A tale of Internet innocence. This was about five years ago. The gossip website Gawker had published a semi-salacious report about the visit of a certain aging male celebrity to the Yale campus. The article was based on a couple of pieces that students had written for a class of mine, pieces that had somehow made it into Gawker’s hands. Another student had mistakenly been identified as the object of said celebrity’s attentions, was being harassed by the media with calls and emails, and appealed to me for help. I asked Gawker to run a clarification, which they did, but not without making a few snarky comments at my expense.
That’s when I did something foolish: I answered them back—pretty angrily and hastily, too—forgetting the old adage about not picking a fight with people who buy ink by the barrel, and failing as well to grasp a new principle: on the Internet, people don’t need to take you down themselves, because their readers will be happy do it for them. Gawker simply posted my response, which—I really am an idiot—I had dared them to do. The first comment said, “I guess this is what you would call an Ivy League class Douchebag.” The second one said, “They let Joey Tribbiani teach literature?” The fifth one said (they had run my photo alongside the post), “When his eyes finish growing together, he’ll be a mighty handsome cyclops indeed!” And there were 54 others, almost all in the same vein. It felt like standing in a spit storm.
I was reminded of all this during the election, the first one whose coverage took cognizance of Twitter. Wolf Blitzer solemnly reported the wisdom of people with usernames like “dogfart.” The Twitterverse lit up, we were informed, when Clint Eastwood went man to man with the empty chair. At least one network ran a crawl of tweets at the bottom of the screen during the presidential debates. Even PBS had someone there to tell us, during the post-debate analysis, which topics had “trended” on the social networking site (as well as what a focus group of “Walmart moms” had felt about it all). At last we were getting to know what the great American public was thinking in real time.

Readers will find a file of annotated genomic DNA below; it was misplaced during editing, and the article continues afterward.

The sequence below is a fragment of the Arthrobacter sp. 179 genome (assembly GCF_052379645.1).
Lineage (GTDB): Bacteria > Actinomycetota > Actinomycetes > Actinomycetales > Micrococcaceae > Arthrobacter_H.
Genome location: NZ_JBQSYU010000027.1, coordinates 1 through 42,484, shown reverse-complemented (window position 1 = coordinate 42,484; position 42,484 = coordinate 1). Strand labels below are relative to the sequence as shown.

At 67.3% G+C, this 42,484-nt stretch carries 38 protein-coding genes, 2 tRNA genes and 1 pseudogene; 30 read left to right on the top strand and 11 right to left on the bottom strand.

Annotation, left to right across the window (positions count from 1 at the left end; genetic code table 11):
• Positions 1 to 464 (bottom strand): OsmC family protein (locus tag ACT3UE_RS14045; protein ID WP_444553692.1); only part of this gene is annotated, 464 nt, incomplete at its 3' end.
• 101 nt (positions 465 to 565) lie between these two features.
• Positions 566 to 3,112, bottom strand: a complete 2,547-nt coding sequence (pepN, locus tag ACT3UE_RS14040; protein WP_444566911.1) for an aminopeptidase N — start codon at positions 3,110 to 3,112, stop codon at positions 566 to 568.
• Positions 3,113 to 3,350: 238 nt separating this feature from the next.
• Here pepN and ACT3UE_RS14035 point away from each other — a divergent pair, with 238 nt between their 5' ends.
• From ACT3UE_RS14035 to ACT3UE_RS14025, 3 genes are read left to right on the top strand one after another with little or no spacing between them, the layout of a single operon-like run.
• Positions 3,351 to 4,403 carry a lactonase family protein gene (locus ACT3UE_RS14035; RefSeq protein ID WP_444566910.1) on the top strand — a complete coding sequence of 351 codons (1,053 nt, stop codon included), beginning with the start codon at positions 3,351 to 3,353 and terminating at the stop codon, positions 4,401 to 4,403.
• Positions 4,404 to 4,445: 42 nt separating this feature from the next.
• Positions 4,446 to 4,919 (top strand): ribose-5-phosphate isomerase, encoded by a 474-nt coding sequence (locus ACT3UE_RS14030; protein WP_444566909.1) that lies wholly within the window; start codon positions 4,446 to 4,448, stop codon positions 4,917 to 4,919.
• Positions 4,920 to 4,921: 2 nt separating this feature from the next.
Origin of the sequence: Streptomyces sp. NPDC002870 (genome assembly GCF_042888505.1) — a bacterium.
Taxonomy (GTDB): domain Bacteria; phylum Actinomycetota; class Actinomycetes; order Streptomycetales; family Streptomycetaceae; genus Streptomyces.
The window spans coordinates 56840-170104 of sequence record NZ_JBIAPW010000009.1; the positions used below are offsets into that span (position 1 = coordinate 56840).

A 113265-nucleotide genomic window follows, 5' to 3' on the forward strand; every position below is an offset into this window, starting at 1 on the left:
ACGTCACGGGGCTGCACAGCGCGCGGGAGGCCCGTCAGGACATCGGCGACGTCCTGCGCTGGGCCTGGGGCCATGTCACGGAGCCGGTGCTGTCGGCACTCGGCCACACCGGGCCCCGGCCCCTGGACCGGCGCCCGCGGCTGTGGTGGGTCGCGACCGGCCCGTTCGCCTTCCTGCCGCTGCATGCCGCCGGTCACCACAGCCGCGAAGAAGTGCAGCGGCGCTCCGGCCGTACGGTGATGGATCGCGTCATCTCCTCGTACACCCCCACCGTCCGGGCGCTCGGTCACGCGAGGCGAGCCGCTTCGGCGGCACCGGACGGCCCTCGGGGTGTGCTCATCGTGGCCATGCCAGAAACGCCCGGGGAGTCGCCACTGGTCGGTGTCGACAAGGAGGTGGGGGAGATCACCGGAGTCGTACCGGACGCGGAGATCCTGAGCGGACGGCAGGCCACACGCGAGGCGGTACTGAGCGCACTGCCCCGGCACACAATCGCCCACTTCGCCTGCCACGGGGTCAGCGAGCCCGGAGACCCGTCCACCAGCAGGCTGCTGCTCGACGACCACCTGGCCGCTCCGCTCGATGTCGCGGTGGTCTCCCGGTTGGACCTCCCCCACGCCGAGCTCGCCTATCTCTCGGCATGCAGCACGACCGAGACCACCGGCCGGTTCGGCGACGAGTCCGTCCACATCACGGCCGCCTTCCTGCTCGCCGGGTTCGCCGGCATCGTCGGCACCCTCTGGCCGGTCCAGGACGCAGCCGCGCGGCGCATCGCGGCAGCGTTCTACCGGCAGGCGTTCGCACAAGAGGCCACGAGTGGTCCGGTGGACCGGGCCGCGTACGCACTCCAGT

Or rather, what it was “thinking.” That’s the link with my Gawker debacle. My initial reaction, five years ago, had been to dismiss my detractors as stupid. But they weren’t necessarily stupid. The site’s audience was said to lean, at least back then, toward young Manhattan media types, many of whom had presumably gone to good colleges. It was only their comments that were stupid, and for a very simple reason. The first 47 had poured down in less than two hours. That’s 2½ minutes per comment. I’m not capable of writing anything very intelligent, either, when I only have 2½ minutes to think about it. In fact, that was exactly the problem with my own contribution to the dialogue, the one that Gawker posted to such glee: I didn’t stop to think about it, and in particular, to think about the way that people would react to it.
Thinking well takes time: time for doubt, time for analysis and synthesis, time to let your intuition operate, time to have a second thought. The faster we write, the faster we respond (on Twitter or Facebook, in discussion threads or texts), the more superficial the level of consciousness we’re working from. We’re skimming the surface of our minds (which, like the surface of other things, is mostly foam and crud), forgoing reason, judgment, artistry, craft. That is not the place from which the most intelligent forms of communication, the ones that used to play a larger role in our lives—novels, essays, serious journalism—originate. But it is the place our public discourse, and our private discourse, too, increasingly inhabits.
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